DOT also offers a relocation assistance program to help landowners with moving expenses and other costs.

NCDOT meeting in Aberdeen

The public input session in Aberdeen attracted a large crowd on Thursday. Laura Douglass/The Pilot

The expanded 222-acre right-of-way will also have some impacts on four cemeteries, 20 acres of conservation properties, and four acres of wetlands.

As plans continue to be refined, Miller said she hopes these numbers and impacts can be reduced or mitigated.

“It is a big project and a lot of existing roadway deficiencies will also be addressed. We are looking at the long term benefits for safety and efficiency,” she added.

Raeford residents Chris and Arnie Cobos will see direct impacts to their property. The couple, who bought their home in 2011, use N.C. 211 for their daily commute with Chris traveling to Fayetteville and Arnie to Southern Pines for work.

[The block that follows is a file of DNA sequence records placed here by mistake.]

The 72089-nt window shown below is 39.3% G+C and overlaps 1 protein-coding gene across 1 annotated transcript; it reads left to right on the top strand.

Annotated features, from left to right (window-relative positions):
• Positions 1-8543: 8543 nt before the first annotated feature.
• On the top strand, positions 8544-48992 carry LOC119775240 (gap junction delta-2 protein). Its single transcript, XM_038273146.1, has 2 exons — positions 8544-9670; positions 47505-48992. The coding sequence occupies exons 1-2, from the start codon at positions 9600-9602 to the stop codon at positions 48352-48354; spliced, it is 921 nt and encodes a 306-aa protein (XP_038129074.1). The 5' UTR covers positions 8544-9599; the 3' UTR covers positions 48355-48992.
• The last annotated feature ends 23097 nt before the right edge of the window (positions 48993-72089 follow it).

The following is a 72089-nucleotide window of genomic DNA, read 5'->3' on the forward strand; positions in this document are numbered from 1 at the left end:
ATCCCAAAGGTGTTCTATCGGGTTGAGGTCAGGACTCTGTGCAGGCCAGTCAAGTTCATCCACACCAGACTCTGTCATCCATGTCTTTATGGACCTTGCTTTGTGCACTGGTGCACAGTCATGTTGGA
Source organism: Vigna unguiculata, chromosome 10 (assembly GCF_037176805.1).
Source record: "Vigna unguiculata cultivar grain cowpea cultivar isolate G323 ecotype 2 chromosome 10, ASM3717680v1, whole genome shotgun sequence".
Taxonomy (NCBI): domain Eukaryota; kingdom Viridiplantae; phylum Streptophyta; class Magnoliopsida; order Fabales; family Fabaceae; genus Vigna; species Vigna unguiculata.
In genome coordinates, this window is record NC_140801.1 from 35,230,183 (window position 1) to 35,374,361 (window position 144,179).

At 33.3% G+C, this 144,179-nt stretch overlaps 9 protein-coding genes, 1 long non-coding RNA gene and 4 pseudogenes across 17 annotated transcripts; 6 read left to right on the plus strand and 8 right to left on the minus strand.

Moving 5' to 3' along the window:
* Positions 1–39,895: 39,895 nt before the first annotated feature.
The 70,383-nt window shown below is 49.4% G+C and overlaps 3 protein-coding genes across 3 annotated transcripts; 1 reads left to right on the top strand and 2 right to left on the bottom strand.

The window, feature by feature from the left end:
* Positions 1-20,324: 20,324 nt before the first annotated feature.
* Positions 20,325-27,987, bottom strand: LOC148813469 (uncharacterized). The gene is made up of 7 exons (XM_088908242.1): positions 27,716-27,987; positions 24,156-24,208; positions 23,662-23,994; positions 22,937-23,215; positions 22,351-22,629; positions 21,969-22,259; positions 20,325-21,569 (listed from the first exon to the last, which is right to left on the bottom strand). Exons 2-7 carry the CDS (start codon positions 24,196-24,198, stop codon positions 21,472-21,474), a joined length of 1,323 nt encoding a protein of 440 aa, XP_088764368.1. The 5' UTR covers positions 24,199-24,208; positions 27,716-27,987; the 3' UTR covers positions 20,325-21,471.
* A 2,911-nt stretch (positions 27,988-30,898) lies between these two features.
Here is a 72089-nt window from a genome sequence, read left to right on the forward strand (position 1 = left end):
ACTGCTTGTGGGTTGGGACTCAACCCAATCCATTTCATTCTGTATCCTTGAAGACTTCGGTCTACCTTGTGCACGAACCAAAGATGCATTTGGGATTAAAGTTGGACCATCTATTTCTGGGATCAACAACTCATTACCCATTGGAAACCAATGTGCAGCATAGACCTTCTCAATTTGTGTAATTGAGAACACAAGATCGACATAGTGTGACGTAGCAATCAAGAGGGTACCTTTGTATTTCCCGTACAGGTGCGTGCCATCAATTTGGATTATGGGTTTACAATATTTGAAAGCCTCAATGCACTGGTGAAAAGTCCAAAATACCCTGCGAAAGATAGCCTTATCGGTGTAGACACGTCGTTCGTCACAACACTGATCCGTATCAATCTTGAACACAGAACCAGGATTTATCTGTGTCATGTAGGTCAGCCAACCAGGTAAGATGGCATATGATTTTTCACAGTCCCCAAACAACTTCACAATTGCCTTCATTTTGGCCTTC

“This needs to happen, period,” said Arnie Cobos. “Every time there is a storm, there is an accident. The road is outdated.”

She said the expanded right-of-way covers their septic tank, an impact likely to require relocation. If so, the couple plan to use the DOT compensation to purchase land in Moore County.

Property owners along N.C. 211 already in Moore County will see bigger impacts, with many structures directly in the proposed road path.

“The price of progress,” said George Manley, a Moore County resident and commercial broker. “This will drive growth and bring change.”

Manley said he is particularly interested to see how the widened roadway will affect growth in Hoke County.

“You have a rural area sandwiched between two prominent growth areas -- Cumberland and Moore counties. I see this will bring more housing and housing drives everything else,” he said.